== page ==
- Theme song. I think this should apply to the main character as well but if the boss has a suitable theme song that is good and quite menacing then it again, increases the memorability of the boss fight especially if the theme song is very good. I also think that music, as well as the other things that make a games is HIGHLY important.

 

- Fairness. Of course a good boss fight should be fair so that it is enjoyable because if its just unfair and gamebreaking then the fight will become quite infamous and quite boring. When i mean unfair I mean a boss that basically spams a 1-hit KO attack that is 90% of the time difficult to dodge.

 

- Backstory. Seeing what a boss went through and showing how they became who they are makes them quite memorable if they have an interesting back story. I think this should be done later after fighting the boss a bit of times because if you just show a cutscene in the beginning of the game trying to get the player to be interested in a boss then it will just go to waste. Backstory of a boss should be introduced later on after the player fought the boss.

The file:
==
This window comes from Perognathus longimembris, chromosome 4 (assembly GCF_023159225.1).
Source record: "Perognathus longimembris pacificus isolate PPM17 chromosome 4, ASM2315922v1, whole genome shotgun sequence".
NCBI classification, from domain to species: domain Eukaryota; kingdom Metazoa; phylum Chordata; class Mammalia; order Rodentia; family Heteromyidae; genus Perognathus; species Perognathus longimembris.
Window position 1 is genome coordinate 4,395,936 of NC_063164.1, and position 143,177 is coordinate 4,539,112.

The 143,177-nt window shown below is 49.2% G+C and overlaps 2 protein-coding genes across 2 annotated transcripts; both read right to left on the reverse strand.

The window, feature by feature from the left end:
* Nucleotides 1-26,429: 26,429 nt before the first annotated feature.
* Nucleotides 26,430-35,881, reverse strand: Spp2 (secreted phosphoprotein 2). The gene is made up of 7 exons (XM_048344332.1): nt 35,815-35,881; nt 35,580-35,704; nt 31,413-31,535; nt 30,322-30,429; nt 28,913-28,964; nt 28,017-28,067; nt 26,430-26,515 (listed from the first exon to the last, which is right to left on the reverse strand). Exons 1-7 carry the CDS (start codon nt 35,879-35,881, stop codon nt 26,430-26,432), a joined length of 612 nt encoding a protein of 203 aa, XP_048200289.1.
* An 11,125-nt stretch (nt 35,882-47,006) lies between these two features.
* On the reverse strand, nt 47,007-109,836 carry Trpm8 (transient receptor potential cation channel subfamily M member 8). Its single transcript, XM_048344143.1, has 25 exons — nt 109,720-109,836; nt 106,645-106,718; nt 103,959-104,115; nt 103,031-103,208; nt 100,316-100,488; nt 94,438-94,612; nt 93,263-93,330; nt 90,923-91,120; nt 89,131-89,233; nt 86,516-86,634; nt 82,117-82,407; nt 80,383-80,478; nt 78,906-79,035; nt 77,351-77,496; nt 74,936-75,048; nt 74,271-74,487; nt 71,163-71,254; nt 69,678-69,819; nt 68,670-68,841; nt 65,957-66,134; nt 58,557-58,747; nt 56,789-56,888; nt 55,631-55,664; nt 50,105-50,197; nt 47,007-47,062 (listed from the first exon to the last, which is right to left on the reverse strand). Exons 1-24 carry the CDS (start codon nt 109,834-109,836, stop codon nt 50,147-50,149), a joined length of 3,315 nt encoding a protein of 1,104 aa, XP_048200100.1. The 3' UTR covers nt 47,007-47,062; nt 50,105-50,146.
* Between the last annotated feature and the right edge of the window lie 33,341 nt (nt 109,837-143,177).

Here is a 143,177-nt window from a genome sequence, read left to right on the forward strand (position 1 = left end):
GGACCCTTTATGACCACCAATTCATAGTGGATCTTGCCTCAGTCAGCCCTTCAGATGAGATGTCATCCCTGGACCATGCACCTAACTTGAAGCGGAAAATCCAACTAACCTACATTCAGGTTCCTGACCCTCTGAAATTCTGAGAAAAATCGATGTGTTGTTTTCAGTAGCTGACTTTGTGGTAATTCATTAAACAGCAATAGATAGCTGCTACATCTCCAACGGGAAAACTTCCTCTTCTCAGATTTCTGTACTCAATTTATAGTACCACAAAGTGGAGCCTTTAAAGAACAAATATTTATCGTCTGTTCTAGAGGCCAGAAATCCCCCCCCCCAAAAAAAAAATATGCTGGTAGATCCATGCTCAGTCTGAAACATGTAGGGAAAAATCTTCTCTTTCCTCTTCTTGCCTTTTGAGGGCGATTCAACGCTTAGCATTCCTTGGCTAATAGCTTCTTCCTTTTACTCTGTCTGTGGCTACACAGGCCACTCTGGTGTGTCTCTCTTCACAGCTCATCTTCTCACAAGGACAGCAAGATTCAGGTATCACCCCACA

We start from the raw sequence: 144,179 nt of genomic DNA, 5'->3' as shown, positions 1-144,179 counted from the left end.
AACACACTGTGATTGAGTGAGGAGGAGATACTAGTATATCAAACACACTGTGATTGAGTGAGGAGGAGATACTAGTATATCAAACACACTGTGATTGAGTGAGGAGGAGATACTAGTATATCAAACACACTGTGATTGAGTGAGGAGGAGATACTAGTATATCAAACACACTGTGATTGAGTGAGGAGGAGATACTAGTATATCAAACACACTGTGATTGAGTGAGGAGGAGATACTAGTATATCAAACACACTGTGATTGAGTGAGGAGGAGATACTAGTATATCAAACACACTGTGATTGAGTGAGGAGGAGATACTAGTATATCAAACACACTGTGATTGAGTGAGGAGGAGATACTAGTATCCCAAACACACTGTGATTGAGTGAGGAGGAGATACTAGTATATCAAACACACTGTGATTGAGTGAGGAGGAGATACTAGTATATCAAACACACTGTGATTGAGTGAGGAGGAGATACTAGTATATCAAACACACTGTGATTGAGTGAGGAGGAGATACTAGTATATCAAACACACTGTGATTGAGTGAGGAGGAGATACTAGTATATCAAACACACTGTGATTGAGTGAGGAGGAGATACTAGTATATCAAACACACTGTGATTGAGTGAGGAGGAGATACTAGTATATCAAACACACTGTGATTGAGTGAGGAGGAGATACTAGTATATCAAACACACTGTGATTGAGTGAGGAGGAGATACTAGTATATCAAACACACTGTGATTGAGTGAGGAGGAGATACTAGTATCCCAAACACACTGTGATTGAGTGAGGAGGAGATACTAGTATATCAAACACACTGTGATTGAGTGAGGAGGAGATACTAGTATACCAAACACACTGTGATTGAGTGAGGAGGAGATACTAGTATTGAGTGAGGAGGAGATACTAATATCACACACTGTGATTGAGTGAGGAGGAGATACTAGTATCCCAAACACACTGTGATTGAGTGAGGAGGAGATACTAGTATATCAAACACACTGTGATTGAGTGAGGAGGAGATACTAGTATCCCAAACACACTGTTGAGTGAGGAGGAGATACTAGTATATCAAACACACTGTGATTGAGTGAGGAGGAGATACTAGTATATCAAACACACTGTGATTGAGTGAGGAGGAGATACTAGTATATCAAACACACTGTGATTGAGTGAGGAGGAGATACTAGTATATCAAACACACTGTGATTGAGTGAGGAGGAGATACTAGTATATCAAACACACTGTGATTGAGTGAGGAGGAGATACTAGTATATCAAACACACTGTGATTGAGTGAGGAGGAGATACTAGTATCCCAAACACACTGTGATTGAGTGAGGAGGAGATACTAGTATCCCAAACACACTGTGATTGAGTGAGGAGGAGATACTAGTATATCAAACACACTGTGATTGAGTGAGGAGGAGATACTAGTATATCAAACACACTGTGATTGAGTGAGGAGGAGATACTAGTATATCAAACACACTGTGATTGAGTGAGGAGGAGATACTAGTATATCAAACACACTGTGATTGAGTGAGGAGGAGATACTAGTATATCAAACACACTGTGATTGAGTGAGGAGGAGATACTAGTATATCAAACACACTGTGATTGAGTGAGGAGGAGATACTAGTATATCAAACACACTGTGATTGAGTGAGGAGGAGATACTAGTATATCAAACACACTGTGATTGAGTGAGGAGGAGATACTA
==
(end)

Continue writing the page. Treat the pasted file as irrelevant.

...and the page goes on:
Edited by Zero_Breaker

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If you want replayability with bosses, I would suggest small tweaks rather than complete unpredictablility. Bosses are tough, people often need patterns to beat them. But vary the parameters of the patterns, e.g. which sequence they do moves in, how quickly they turn, when they are vulnerable, etc. Maybe keep the pattern the same until they beat them, then change the parameters for the next playthrough.